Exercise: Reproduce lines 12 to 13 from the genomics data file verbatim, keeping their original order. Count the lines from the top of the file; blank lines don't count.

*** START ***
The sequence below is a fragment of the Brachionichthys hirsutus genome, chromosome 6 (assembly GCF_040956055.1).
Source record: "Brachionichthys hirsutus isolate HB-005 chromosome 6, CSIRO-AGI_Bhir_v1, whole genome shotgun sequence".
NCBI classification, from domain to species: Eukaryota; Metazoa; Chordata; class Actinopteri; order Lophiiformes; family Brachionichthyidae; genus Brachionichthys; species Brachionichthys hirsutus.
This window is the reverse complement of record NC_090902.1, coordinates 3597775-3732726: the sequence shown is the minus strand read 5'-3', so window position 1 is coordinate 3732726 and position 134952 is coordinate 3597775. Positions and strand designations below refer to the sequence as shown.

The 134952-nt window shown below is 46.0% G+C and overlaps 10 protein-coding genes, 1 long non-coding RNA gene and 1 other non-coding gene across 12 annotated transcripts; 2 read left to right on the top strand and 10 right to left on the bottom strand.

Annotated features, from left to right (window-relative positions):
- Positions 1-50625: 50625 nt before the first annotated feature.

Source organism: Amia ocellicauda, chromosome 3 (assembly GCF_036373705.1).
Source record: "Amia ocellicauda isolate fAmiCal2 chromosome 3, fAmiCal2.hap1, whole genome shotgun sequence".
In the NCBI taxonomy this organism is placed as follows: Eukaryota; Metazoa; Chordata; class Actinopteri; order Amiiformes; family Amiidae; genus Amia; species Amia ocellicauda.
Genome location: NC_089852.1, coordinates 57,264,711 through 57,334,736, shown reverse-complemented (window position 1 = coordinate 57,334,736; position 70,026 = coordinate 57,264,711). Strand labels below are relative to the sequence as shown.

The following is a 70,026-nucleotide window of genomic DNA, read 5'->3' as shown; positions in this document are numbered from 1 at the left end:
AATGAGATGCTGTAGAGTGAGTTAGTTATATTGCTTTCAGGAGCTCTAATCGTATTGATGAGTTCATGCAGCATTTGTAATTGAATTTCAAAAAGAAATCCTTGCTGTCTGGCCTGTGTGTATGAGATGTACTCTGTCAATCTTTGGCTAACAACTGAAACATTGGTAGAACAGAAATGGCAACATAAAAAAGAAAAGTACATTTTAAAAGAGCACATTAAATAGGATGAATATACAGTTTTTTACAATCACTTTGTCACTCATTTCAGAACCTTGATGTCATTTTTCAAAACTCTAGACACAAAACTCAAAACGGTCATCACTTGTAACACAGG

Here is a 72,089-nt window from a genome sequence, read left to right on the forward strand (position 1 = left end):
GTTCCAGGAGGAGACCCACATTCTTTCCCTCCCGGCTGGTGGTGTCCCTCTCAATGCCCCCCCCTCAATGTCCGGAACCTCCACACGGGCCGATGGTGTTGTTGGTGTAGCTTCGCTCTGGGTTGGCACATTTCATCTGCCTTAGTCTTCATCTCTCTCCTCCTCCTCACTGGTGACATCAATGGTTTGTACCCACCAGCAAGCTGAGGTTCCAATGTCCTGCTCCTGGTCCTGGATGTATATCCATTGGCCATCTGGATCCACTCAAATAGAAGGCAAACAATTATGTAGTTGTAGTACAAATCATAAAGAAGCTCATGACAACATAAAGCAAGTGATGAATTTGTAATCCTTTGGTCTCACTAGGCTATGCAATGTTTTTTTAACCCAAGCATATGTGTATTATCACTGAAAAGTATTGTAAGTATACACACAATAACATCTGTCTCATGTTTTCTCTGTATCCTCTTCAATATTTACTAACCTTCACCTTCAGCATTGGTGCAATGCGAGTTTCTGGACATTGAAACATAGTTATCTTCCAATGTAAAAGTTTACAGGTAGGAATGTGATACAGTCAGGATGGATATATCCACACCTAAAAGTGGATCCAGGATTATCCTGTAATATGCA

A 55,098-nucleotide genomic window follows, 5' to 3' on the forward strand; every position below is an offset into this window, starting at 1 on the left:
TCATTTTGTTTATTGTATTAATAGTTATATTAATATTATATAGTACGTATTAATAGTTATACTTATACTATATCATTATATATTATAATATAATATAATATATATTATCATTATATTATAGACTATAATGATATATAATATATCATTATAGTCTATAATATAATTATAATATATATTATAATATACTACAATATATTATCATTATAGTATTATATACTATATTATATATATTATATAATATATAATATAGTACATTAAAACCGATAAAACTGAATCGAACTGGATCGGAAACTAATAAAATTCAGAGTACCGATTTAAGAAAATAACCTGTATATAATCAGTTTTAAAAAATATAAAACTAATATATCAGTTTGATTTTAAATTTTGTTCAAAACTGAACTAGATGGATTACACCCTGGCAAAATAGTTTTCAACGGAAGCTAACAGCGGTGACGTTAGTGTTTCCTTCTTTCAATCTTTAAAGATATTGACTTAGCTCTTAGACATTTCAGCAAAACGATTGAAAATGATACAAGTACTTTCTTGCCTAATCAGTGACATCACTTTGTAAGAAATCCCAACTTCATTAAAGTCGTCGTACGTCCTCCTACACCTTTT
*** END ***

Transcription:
The following is a 70,026-nucleotide window of genomic DNA, read 5'->3' as shown; positions in this document are numbered from 1 at the left end:
AATGAGATGCTGTAGAGTGAGTTAGTTATATTGCTTTCAGGAGCTCTAATCGTATTGATGAGTTCATGCAGCATTTGTAATTGAATTTCAAAAAGAAATCCTTGCTGTCTGGCCTGTGTGTATGAGATGTACTCTGTCAATCTTTGGCTAACAACTGAAACATTGGTAGAACAGAAATGGCAACATAAAAAAGAAAAGTACATTTTAAAAGAGCACATTAAATAGGATGAATATACAGTTTTTTACAATCACTTTGTCACTCATTTCAGAACCTTGATGTCATTTTTCAAAACTCTAGACACAAAACTCAAAACGGTCATCACTTGTAACACAGG